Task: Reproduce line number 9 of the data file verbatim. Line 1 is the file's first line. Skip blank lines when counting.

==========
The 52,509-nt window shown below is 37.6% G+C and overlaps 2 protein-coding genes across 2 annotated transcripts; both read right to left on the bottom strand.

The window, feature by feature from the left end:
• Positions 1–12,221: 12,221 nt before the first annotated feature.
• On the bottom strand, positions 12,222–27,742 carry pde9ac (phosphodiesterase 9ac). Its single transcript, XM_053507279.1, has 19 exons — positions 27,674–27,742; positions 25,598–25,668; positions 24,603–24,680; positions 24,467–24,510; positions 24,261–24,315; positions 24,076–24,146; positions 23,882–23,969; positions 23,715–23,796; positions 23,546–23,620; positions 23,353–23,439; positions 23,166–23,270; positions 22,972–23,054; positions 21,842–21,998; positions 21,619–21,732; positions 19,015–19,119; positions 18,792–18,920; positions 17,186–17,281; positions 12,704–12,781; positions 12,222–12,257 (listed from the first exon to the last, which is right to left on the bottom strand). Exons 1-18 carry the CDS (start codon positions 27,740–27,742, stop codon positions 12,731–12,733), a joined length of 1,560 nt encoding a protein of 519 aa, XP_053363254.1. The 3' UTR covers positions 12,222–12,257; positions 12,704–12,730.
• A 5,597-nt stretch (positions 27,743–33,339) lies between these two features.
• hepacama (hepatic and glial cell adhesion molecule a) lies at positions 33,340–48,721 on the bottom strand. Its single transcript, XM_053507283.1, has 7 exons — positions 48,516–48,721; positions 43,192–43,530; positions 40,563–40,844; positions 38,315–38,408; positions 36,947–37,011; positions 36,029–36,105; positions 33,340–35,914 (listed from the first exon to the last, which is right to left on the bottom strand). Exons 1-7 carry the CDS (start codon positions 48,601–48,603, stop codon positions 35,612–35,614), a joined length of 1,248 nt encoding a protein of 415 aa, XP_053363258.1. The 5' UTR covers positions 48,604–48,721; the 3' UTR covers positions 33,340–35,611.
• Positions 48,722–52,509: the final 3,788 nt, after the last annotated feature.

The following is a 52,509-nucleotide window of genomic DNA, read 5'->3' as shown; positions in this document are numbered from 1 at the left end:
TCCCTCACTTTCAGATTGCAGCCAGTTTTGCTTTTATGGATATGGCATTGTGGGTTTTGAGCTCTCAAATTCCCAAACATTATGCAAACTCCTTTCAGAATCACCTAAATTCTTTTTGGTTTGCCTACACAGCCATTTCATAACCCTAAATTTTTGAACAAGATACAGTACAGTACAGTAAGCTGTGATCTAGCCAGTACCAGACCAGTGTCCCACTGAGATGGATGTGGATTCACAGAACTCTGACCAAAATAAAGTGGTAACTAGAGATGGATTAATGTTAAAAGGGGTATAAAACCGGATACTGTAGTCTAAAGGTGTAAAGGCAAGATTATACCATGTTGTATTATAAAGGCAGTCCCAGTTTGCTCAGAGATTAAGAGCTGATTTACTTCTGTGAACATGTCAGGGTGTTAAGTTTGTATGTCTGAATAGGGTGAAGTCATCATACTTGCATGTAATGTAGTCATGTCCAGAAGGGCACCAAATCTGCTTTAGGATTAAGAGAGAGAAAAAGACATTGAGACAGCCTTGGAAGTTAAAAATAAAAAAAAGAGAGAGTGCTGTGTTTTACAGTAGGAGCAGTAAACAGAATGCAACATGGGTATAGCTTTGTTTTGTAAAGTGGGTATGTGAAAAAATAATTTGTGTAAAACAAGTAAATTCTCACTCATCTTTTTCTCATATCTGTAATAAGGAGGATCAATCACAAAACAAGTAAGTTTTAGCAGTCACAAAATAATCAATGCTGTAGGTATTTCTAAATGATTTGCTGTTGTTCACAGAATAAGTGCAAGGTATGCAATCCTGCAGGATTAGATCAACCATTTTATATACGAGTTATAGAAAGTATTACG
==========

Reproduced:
TCCCTCACTTTCAGATTGCAGCCAGTTTTGCTTTTATGGATATGGCATTGTGGGTTTTGAGCTCTCAAATTCCCAAACATTATGCAAACTCCTTTCAGAATCACCTAAATTCTTTTTGGTTTGCCTACACAGCCATTTCATAACCCTAAATTTTTGAACAAGATACAGTACAGTACAGTAAGCTGTGATCTAGCCAGTACCAGACCAGTGTCCCACTGAGATGGATGTGGATTCACAGAACTCTGACCAAAATAAAGTGGTAACTAGAGATGGATTAATGTTAAAAGGGGTATAAAACCGGATACTGTAGTCTAAAGGTGTAAAGGCAAGATTATACCATGTTGTATTATAAAGGCAGTCCCAGTTTGCTCAGAGATTAAGAGCTGATTTACTTCTGTGAACATGTCAGGGTGTTAAGTTTGTATGTCTGAATAGGGTGAAGTCATCATACTTGCATGTAATGTAGTCATGTCCAGAAGGGCACCAAATCTGCTTTAGGATTAAGAGAGAGAAAAAGACATTGAGACAGCCTTGGAAGTTAAAAATAAAAAAAAGAGAGAGTGCTGTGTTTTACAGTAGGAGCAGTAAACAGAATGCAACATGGGTATAGCTTTGTTTTGTAAAGTGGGTATGTGAAAAAATAATTTGTGTAAAACAAGTAAATTCTCACTCATCTTTTTCTCATATCTGTAATAAGGAGGATCAATCACAAAACAAGTAAGTTTTAGCAGTCACAAAATAATCAATGCTGTAGGTATTTCTAAATGATTTGCTGTTGTTCACAGAATAAGTGCAAGGTATGCAATCCTGCAGGATTAGATCAACCATTTTATATACGAGTTATAGAAAGTATTACG